“Listen, Odys, if I say you don’t need something, you don’t. I can’t lie to you. Let me show you why you don’t need a job.”
She retracted her hand and raised an inveigling forefinger. Her eyes searched around the room, pinpointing his hallowed ashtray. “Observe, please.” She gestured to the somewhat-filthy thing. She placed her finger on the dimpled rim and traced it. When her finger left, it was no longer just a plastic, black ashtray. It was a golden ashtray.
“Solid as can be,” she added, handing it to him for corroboration. He took it, his hand falling from the unexpected weight. His jaw dropped. He didn’t even care about the butts falling to his lap.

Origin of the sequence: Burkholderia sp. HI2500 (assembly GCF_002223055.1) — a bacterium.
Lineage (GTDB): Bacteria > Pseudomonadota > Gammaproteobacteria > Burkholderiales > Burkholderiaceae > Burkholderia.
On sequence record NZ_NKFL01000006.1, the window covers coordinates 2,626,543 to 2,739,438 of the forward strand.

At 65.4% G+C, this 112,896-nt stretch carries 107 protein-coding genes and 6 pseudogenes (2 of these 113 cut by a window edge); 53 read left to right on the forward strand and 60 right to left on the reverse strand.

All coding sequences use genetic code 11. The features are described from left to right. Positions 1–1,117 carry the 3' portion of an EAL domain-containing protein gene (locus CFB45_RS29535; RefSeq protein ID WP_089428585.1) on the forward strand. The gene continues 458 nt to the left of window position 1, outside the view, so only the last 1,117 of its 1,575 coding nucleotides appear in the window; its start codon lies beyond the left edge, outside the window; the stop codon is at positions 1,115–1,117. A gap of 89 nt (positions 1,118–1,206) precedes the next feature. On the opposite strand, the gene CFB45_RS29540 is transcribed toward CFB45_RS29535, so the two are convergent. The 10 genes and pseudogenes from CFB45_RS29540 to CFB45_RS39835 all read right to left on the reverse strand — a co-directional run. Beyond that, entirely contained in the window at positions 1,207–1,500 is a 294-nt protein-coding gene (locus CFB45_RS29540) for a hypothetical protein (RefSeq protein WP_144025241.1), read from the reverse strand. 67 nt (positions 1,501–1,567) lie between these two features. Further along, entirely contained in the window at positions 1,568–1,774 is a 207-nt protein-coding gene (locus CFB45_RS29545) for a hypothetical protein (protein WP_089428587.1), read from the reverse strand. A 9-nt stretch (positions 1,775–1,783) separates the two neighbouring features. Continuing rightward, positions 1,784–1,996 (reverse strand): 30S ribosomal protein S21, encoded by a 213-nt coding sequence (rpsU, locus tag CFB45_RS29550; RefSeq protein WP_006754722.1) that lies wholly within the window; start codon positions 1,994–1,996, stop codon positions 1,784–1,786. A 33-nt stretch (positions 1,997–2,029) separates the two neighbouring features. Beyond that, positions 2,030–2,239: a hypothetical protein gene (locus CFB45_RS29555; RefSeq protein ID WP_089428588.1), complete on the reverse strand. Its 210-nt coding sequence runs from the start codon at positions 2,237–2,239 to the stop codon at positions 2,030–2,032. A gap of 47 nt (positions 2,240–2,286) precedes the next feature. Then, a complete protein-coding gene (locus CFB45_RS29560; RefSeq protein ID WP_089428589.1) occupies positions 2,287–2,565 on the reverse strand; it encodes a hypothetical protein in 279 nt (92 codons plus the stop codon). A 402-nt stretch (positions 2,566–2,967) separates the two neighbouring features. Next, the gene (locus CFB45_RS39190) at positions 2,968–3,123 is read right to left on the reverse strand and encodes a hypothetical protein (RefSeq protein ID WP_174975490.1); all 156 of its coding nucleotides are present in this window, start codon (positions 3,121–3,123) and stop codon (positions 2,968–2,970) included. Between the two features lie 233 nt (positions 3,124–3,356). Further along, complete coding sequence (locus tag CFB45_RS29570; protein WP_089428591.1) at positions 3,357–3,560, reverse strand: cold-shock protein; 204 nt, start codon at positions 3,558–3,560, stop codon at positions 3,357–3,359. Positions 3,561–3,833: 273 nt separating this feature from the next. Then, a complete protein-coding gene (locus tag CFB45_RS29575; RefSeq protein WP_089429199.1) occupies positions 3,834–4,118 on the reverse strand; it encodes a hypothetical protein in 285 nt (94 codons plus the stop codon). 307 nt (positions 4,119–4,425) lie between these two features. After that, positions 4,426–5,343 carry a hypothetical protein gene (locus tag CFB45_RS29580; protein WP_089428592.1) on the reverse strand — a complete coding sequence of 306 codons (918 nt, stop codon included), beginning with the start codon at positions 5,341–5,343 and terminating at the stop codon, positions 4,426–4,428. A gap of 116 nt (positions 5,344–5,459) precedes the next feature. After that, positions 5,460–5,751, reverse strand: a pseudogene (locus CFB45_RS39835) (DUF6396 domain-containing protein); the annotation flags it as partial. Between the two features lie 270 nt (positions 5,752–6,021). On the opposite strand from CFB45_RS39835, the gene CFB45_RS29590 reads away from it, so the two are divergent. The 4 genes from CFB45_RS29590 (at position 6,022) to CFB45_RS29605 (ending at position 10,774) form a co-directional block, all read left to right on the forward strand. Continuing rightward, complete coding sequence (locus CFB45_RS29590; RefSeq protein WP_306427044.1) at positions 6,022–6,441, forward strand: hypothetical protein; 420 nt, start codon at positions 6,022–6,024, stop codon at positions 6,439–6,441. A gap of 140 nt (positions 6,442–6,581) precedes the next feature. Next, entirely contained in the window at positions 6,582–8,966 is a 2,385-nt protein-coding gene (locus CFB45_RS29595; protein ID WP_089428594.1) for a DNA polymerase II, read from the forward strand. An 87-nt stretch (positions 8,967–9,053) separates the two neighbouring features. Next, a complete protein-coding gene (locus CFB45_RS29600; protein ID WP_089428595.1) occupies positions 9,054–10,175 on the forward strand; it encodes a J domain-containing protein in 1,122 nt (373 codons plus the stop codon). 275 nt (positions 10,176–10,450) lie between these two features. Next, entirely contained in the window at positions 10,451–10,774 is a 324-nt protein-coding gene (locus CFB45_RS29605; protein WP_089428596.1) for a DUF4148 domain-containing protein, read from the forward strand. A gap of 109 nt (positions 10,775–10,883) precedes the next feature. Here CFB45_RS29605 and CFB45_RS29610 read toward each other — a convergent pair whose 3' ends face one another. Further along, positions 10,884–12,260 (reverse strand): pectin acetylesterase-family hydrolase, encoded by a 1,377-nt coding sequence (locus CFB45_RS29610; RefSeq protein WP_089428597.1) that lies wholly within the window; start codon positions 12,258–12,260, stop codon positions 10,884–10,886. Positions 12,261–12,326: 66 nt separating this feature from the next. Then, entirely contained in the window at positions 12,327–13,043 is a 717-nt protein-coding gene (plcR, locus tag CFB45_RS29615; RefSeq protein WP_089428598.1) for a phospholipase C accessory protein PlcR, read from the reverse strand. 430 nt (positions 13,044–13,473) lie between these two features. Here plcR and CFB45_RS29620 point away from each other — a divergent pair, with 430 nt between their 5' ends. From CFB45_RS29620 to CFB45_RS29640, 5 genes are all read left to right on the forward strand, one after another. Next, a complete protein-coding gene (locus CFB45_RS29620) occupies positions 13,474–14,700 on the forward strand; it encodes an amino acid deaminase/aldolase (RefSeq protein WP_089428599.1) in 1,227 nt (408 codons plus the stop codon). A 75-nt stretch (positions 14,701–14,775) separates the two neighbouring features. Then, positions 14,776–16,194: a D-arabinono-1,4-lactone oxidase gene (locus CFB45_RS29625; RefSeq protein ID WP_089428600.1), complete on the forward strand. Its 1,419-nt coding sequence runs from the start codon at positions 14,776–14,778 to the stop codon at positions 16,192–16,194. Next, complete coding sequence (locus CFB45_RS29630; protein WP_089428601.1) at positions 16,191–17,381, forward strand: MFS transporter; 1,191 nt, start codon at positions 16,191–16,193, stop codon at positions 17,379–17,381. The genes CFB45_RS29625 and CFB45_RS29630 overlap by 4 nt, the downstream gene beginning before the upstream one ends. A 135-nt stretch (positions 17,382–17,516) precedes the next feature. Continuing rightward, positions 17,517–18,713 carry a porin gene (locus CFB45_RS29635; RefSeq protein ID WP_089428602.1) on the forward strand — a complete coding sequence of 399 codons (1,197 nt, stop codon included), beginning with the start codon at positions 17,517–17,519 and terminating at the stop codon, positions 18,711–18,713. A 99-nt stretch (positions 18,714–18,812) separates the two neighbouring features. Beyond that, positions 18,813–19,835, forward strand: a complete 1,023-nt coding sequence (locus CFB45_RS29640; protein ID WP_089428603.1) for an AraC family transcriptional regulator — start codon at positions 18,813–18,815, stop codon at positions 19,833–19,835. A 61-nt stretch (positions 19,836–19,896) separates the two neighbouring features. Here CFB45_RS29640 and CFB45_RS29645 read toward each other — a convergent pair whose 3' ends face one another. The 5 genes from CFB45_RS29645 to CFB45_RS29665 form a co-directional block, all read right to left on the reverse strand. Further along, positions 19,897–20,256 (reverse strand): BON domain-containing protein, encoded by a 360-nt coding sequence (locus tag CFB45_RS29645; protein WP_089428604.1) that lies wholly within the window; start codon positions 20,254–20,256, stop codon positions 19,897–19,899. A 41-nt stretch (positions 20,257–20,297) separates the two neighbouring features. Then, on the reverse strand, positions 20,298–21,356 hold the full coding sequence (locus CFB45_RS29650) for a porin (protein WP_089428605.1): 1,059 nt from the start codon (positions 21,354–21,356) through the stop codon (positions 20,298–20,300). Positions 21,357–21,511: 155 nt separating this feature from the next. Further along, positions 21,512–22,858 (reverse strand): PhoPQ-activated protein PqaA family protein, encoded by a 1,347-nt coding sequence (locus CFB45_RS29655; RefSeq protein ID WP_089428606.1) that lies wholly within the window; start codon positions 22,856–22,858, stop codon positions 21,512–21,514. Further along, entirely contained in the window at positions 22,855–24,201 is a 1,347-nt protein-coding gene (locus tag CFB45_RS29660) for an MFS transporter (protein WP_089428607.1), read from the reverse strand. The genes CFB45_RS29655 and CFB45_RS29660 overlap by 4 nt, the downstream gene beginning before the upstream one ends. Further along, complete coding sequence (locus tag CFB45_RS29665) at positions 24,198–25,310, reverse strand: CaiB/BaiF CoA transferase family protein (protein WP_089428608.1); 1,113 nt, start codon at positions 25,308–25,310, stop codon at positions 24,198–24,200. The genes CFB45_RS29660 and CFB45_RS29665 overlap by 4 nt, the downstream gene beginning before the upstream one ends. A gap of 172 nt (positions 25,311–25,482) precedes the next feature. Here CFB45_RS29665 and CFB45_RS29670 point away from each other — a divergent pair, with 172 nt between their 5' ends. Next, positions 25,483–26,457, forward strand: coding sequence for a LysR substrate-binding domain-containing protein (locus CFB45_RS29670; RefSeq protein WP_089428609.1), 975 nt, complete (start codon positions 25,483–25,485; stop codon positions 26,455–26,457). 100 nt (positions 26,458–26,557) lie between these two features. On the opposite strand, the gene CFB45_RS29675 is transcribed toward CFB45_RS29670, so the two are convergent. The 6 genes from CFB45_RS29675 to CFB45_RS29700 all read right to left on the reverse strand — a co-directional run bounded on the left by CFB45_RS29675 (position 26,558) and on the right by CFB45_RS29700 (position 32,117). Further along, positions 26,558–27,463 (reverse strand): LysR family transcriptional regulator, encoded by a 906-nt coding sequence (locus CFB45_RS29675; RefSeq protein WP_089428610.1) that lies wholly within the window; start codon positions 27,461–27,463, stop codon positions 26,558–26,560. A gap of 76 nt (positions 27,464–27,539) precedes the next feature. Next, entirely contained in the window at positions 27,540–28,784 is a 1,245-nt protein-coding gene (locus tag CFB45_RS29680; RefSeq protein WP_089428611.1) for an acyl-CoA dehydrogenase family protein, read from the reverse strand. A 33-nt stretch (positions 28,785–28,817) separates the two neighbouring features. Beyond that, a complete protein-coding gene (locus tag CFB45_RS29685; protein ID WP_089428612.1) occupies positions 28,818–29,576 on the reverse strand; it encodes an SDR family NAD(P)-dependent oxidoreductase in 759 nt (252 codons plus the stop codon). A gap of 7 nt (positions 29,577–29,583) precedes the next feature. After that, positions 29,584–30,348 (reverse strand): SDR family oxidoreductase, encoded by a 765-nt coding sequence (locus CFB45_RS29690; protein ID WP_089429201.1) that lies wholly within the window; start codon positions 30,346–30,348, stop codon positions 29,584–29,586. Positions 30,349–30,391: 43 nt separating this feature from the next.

She shrugged it off as if to say, Meh, it pays the bills. “Every atom—molecule—whatever-the-hell—equivalently changed. Don’t ask me how it works. Moreover, don’t expect me to always be able to do it. I have to use energy for this sort of thing—like forming clothes. Just look at me, panting. Also, when we pawn it they’ll ask where you got it. If they don’t the first time, they will the second. I can turn things into any metal you like, but selling the stuff can get tricky. But don’t worry, we’ll find ways. Welders love my work.” She watched Odys place the tray back on the coffee table, as if it was an explosive device. “Just be thankful I didn’t turn the couch solid gold, Odys. Would’ve fallen through the floor.”